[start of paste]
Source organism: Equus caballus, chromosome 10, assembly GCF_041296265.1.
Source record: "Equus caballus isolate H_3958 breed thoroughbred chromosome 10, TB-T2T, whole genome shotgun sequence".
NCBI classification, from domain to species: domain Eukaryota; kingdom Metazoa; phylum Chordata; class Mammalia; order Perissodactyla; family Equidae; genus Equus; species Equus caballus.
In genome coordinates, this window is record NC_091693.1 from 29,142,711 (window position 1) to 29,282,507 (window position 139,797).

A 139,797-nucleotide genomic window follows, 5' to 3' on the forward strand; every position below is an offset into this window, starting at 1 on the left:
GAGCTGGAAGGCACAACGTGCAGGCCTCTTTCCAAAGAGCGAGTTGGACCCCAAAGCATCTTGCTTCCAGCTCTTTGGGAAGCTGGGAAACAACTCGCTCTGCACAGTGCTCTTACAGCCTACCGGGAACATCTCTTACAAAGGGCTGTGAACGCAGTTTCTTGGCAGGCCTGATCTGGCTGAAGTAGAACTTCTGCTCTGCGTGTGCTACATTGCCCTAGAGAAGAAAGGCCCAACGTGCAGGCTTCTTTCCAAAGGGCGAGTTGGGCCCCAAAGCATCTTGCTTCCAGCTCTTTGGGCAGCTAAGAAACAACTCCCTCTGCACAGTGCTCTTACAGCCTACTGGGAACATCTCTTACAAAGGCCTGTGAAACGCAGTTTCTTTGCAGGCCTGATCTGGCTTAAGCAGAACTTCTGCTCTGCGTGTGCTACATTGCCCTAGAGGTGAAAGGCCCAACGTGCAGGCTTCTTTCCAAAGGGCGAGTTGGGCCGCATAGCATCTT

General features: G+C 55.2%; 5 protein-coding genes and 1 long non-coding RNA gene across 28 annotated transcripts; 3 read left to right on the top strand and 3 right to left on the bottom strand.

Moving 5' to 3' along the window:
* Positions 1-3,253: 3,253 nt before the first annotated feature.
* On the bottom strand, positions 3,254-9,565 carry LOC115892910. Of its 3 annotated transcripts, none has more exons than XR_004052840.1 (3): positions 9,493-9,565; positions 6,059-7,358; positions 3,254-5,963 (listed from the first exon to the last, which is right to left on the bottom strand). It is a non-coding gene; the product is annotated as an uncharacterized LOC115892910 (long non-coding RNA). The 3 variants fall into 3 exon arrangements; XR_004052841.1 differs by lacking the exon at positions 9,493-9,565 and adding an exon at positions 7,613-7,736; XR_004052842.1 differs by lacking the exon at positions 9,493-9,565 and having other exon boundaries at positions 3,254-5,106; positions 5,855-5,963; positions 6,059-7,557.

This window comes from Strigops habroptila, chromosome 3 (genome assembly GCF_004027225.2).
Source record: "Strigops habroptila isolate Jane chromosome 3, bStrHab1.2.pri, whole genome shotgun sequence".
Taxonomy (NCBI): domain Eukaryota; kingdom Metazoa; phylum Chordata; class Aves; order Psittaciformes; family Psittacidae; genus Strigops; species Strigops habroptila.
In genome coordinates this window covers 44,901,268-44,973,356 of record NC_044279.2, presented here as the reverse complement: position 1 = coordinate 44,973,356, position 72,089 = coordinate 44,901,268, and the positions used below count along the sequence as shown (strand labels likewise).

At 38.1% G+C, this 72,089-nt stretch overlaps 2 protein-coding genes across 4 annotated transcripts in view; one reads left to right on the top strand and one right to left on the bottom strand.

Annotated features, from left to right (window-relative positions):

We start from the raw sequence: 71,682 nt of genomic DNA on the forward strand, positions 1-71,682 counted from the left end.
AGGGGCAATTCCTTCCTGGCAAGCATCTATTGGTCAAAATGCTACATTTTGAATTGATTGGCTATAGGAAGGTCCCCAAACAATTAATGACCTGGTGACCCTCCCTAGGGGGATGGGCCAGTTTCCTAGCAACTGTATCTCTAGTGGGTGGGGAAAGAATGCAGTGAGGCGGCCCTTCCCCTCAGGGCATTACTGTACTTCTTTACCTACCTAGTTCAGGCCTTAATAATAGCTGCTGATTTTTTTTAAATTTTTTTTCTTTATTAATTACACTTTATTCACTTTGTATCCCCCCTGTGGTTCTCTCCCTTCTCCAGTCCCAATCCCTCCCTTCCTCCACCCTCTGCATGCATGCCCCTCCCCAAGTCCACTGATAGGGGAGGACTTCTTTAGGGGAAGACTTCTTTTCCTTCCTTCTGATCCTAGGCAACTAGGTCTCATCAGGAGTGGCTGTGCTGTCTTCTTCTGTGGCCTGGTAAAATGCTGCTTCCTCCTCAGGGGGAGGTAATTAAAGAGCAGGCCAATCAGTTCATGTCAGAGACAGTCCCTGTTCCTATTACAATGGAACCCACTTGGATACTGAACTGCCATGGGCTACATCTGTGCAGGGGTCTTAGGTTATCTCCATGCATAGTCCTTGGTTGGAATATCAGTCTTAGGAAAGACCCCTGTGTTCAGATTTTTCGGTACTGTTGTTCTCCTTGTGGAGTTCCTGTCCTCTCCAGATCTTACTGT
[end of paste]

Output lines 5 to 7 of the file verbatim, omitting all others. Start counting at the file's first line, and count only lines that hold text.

A 139,797-nucleotide genomic window follows, 5' to 3' on the forward strand; every position below is an offset into this window, starting at 1 on the left:
GAGCTGGAAGGCACAACGTGCAGGCCTCTTTCCAAAGAGCGAGTTGGACCCCAAAGCATCTTGCTTCCAGCTCTTTGGGAAGCTGGGAAACAACTCGCTCTGCACAGTGCTCTTACAGCCTACCGGGAACATCTCTTACAAAGGGCTGTGAACGCAGTTTCTTGGCAGGCCTGATCTGGCTGAAGTAGAACTTCTGCTCTGCGTGTGCTACATTGCCCTAGAGAAGAAAGGCCCAACGTGCAGGCTTCTTTCCAAAGGGCGAGTTGGGCCCCAAAGCATCTTGCTTCCAGCTCTTTGGGCAGCTAAGAAACAACTCCCTCTGCACAGTGCTCTTACAGCCTACTGGGAACATCTCTTACAAAGGCCTGTGAAACGCAGTTTCTTTGCAGGCCTGATCTGGCTTAAGCAGAACTTCTGCTCTGCGTGTGCTACATTGCCCTAGAGGTGAAAGGCCCAACGTGCAGGCTTCTTTCCAAAGGGCGAGTTGGGCCGCATAGCATCTT

General features: G+C 55.2%; 5 protein-coding genes and 1 long non-coding RNA gene across 28 annotated transcripts; 3 read left to right on the top strand and 3 right to left on the bottom strand.